6 Benefits Of Soursop Leaves, How To Use, And Side Effects

The supplement comes from a tree with as many names as its beneficial properties.

Medically reviewed by Madhu Sharma, RD Madhu Sharma Madhu SharmaRD
Written by , MSc (Biotechnology), Professional Certificate In Food, Nutrition & Health Swathi Handoo MSc (Biotechnology), Professional Certificate In Food, Nutrition & Health linkedin_icon Experience: 4 years
Edited by , BSc, Professional Certificate in Food, Nutrition and Health Ravi Teja Tadimalla BSc, Professional Certificate in Food, Nutrition and Health linkedin_icon Experience: 8 years
Fact-checked by , MSc (Biotechnology), Certified Health & Nutrition Life Coach Payal Karnik MSc (Biotechnology), Certified Health & Nutrition Life Coach linkedin_icon Experience: 2.5 years

The benefits of soursop leaves are gaining the attention of many health enthusiasts and researchers. This Brazilian flowering tree has leaves and fruits known to offer an array of health benefits. These leaves are also claimed to be 10,000 times stronger and more effective than chemotherapy (1).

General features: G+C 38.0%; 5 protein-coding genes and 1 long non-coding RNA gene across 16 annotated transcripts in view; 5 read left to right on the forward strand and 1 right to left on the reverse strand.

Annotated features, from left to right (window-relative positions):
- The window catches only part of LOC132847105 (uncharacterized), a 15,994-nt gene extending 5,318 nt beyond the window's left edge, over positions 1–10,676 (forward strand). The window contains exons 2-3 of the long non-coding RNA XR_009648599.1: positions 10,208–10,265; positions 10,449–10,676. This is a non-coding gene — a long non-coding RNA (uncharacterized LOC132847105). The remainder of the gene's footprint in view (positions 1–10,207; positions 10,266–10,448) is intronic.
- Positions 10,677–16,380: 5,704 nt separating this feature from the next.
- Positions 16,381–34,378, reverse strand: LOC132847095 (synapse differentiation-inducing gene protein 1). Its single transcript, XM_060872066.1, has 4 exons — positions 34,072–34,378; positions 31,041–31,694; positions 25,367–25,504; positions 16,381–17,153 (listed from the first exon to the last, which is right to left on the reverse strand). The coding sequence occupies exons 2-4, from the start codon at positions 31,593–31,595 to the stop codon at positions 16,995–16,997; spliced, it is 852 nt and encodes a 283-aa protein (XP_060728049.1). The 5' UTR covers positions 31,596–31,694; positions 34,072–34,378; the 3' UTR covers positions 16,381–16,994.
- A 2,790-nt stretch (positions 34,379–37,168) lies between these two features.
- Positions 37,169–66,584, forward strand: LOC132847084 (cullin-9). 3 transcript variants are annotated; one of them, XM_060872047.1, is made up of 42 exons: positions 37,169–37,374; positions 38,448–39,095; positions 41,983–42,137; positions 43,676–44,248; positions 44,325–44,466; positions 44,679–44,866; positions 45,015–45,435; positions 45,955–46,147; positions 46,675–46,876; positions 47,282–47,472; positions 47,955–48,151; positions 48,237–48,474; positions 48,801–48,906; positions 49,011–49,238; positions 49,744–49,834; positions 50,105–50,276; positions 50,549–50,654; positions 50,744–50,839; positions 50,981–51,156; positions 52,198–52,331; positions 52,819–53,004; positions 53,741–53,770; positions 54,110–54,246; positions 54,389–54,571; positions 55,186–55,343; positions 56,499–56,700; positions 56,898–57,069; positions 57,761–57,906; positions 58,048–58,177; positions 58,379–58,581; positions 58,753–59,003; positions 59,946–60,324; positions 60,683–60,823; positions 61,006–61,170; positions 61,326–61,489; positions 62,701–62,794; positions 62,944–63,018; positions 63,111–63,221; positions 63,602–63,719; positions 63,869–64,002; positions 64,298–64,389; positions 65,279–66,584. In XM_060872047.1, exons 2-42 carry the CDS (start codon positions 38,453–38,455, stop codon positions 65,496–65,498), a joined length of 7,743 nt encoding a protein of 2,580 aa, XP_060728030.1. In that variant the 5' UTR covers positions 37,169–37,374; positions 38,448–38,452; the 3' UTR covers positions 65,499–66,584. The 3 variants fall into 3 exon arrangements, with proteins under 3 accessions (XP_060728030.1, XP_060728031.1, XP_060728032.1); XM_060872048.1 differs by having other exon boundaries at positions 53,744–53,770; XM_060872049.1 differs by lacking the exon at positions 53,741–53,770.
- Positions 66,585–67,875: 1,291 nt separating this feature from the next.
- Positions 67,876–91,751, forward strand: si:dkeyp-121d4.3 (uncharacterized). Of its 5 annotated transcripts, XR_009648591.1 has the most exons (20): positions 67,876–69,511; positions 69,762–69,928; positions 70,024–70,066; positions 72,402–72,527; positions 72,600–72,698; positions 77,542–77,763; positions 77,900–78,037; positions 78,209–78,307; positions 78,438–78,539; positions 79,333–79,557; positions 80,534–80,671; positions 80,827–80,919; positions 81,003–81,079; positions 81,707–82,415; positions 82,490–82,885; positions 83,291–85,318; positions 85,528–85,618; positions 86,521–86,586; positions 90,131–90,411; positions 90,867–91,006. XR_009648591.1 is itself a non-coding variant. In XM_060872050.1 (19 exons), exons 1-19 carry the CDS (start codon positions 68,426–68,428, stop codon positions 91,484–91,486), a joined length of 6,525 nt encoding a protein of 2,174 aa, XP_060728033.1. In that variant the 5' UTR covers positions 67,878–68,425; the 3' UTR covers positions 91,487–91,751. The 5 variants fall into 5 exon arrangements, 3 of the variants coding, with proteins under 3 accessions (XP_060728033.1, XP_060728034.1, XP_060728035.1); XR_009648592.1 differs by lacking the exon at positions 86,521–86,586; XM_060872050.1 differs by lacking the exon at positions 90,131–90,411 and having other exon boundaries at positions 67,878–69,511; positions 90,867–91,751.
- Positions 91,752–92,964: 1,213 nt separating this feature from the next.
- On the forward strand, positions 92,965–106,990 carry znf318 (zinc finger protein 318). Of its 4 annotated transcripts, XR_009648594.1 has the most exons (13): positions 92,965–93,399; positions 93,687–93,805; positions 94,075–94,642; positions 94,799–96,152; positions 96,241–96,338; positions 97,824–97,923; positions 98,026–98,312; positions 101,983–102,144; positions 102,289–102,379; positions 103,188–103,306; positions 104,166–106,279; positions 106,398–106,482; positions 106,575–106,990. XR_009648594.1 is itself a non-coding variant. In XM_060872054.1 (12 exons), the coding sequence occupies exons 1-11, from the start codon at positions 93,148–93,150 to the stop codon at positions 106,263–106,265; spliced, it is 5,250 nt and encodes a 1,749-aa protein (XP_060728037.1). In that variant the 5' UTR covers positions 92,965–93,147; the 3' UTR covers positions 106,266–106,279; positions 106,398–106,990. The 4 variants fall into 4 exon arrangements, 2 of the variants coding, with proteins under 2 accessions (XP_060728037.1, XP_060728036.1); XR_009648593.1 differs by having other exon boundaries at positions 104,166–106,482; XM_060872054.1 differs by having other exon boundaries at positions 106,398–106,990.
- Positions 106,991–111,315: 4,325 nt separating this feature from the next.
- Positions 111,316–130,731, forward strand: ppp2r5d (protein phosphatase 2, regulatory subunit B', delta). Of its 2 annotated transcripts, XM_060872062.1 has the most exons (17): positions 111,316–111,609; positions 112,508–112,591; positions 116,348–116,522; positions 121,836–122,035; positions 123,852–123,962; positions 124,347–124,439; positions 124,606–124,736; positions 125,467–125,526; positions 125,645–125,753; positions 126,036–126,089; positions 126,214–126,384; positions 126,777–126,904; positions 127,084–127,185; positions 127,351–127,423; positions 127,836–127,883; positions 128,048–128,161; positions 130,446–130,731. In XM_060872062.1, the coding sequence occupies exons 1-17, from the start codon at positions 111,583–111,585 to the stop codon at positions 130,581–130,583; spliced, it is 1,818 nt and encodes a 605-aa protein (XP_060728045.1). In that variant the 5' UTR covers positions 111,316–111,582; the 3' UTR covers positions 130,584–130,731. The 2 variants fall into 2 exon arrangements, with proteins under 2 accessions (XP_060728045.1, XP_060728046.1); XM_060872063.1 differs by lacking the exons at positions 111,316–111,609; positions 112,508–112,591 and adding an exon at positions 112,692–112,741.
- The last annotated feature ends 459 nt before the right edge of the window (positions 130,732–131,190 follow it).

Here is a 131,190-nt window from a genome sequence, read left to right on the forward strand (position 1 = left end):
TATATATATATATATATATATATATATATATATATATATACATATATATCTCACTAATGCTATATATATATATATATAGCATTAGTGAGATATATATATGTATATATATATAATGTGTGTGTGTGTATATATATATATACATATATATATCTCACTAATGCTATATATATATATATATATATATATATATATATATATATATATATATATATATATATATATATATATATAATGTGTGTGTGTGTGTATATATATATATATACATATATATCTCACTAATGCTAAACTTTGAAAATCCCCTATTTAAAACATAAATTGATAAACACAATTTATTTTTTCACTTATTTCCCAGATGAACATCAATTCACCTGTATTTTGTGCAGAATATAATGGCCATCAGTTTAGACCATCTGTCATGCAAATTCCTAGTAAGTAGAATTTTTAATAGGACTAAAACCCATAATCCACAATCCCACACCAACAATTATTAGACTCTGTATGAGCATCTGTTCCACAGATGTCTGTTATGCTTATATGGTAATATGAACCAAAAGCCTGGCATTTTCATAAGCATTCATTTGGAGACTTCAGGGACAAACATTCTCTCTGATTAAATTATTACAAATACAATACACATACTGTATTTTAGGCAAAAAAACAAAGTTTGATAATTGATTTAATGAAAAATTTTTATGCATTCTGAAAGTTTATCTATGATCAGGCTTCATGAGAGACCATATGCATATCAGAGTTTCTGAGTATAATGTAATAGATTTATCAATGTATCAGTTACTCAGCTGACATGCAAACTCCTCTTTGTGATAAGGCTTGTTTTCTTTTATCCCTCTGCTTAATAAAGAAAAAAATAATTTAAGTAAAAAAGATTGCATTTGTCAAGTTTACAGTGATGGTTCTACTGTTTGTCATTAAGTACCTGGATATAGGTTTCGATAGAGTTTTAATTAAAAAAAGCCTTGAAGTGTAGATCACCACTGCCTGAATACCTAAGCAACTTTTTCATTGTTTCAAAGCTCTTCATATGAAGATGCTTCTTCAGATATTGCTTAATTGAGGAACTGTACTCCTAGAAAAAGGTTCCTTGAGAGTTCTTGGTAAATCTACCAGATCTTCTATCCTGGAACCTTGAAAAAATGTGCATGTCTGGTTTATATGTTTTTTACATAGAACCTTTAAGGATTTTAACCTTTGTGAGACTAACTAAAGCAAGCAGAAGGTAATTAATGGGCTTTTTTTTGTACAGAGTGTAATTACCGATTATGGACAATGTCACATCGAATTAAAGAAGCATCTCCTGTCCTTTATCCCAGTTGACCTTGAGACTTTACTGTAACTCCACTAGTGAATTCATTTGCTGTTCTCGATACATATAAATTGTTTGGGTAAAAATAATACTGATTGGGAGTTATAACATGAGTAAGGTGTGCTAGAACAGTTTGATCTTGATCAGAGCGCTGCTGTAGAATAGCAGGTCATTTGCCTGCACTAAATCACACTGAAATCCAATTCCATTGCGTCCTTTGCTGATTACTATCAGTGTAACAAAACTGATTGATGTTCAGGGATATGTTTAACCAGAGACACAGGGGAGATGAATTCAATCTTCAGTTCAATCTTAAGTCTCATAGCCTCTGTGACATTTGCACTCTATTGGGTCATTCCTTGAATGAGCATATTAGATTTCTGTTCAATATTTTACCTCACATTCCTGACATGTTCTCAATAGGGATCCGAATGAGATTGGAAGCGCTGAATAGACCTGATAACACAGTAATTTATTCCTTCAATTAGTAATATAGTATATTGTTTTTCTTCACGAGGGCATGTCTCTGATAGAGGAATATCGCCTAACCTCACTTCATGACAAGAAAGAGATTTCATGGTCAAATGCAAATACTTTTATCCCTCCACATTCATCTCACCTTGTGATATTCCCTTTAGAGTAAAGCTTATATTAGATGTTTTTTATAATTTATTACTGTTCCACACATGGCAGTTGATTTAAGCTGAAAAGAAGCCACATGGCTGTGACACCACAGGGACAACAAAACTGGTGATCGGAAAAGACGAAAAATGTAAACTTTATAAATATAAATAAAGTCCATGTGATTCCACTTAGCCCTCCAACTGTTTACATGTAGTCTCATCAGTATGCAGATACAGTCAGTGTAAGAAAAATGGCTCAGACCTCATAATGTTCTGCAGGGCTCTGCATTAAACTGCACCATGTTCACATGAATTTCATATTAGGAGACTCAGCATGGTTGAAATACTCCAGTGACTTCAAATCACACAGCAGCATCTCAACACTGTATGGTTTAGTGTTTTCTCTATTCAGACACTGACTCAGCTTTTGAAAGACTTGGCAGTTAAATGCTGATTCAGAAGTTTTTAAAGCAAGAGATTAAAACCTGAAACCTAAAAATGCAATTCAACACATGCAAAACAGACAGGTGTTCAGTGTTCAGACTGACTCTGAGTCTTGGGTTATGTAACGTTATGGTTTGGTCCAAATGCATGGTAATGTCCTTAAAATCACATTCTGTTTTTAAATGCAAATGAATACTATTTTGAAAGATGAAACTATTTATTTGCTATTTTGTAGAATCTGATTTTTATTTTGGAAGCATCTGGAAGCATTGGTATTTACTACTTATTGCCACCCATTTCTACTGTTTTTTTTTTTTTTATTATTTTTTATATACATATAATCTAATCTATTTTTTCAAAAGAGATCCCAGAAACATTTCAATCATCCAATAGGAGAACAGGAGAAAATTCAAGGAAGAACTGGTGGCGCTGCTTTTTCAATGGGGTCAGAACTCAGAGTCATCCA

Soursop leaves are rich in nutrients and used as a natural remedy for various ailments. Learn more about these leaves and whether their claimed benefits are real or not from the article below. Keep reading to know more!

protip_icon Know Your Ingredient: Soursoup Leaves

What Is It?
The soursop tree, scientifically known as Annona muricata, is a small evergreen tree.

What Are Its Benefits?
Boosting the immune system, reducing inflammation, promoting healthy digestion and oral health, stabilizing blood pressure, and helping with insomnia.

Who Can Use It?
It is suitable for everyone.

How Often?
Consume once or twice weekly for general health advantages. It is best to seek professional guidance while using it to treat particular health issues.

May result in neuron dysfunction and drastically lower blood pressure, hence pregnant or breastfeeding persons should avoid it as well as hypotension patients.

What Are Soursop Leaves?

A basket of soursop leaves
Image: Shutterstock